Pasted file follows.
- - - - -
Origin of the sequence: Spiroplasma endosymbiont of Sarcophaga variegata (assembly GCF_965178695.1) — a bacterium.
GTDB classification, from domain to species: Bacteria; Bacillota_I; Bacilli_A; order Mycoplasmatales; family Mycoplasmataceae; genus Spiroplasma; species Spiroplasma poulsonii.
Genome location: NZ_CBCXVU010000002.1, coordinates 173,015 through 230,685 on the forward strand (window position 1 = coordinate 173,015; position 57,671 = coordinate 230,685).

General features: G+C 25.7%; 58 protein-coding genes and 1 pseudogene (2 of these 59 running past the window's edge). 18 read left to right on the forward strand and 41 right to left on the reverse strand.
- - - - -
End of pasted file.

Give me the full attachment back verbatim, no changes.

Origin of the sequence: Spiroplasma endosymbiont of Sarcophaga variegata (assembly GCF_965178695.1) — a bacterium.
GTDB classification, from domain to species: Bacteria; Bacillota_I; Bacilli_A; order Mycoplasmatales; family Mycoplasmataceae; genus Spiroplasma; species Spiroplasma poulsonii.
Genome location: NZ_CBCXVU010000002.1, coordinates 173,015 through 230,685 on the forward strand (window position 1 = coordinate 173,015; position 57,671 = coordinate 230,685).

General features: G+C 25.7%; 58 protein-coding genes and 1 pseudogene (2 of these 59 running past the window's edge). 18 read left to right on the forward strand and 41 right to left on the reverse strand.